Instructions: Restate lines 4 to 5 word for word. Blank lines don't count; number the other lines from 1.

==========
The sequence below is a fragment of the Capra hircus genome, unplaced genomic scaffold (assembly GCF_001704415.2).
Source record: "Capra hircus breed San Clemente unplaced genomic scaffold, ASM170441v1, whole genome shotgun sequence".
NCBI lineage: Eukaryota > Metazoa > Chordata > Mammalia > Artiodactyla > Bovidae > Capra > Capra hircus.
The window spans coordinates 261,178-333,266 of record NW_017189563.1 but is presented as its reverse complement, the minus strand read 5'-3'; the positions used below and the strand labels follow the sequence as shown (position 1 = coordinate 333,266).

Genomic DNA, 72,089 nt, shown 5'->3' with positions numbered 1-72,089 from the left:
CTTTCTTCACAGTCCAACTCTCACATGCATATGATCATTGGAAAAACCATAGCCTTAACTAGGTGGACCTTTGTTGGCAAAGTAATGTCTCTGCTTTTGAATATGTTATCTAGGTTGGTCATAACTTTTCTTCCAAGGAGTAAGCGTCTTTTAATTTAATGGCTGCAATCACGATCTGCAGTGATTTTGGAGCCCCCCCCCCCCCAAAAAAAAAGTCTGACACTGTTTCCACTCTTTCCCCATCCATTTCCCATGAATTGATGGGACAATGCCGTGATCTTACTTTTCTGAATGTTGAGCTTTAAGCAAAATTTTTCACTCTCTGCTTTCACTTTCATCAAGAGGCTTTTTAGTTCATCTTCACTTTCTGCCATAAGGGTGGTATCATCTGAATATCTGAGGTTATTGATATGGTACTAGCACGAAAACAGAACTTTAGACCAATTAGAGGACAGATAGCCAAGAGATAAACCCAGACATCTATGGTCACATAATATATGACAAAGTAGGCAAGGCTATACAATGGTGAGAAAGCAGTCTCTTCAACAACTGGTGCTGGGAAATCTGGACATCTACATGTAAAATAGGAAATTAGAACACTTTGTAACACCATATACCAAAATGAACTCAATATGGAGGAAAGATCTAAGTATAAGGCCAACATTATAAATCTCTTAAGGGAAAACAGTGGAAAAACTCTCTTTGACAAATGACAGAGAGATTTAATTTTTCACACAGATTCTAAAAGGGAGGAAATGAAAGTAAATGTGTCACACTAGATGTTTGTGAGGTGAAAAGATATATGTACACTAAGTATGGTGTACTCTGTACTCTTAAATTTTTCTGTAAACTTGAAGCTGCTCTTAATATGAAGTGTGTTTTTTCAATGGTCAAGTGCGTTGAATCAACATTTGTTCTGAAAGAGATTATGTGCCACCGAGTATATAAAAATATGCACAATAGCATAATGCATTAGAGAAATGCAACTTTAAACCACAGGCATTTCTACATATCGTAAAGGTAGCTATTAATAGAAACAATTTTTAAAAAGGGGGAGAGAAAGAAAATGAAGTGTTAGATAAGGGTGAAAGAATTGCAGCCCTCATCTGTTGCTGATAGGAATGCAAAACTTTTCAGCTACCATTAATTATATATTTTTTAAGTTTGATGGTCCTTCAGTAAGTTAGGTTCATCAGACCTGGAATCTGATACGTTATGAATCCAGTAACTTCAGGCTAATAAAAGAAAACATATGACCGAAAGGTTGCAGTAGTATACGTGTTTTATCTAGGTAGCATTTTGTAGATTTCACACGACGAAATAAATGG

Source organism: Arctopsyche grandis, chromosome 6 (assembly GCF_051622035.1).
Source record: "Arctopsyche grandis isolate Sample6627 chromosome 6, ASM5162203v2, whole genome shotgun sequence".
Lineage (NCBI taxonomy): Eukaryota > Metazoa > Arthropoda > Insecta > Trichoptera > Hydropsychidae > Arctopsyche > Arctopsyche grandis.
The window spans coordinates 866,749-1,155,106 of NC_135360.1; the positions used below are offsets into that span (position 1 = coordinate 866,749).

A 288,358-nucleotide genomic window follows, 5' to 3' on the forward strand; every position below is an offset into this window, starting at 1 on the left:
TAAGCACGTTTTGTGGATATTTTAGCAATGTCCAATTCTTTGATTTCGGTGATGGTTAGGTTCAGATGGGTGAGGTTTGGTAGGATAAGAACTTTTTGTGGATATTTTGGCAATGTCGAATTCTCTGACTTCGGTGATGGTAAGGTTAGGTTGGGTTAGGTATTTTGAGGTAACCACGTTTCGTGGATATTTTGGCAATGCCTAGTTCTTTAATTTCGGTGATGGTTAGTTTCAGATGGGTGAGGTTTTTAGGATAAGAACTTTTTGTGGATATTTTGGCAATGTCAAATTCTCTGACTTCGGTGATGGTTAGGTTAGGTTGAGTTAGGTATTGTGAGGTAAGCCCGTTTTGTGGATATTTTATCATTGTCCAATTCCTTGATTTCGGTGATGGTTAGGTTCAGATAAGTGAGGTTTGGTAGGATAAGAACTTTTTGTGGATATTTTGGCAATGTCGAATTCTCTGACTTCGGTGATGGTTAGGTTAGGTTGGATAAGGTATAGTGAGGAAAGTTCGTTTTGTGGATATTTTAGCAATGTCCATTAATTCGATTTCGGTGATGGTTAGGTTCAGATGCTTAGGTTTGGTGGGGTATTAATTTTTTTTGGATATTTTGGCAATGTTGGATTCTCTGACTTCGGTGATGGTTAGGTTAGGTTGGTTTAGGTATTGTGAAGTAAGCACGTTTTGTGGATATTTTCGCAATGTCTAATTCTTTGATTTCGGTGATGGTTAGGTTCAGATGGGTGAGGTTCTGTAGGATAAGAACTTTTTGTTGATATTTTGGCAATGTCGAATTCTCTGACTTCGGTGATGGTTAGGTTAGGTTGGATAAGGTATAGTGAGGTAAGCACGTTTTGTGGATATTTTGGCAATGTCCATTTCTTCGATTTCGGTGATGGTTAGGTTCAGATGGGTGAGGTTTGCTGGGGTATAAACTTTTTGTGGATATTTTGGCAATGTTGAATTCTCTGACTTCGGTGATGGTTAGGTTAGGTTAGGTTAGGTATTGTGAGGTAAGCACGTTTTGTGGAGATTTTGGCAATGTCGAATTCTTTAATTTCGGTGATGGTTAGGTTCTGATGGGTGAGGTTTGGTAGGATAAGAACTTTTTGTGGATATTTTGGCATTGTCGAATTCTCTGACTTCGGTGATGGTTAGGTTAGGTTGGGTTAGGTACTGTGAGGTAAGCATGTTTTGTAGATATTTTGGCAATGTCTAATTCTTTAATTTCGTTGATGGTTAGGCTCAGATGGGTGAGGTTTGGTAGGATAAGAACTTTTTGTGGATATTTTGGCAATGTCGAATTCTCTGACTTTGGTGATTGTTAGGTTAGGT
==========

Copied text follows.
The window spans coordinates 261,178-333,266 of record NW_017189563.1 but is presented as its reverse complement, the minus strand read 5'-3'; the positions used below and the strand labels follow the sequence as shown (position 1 = coordinate 333,266).

Genomic DNA, 72,089 nt, shown 5'->3' with positions numbered 1-72,089 from the left: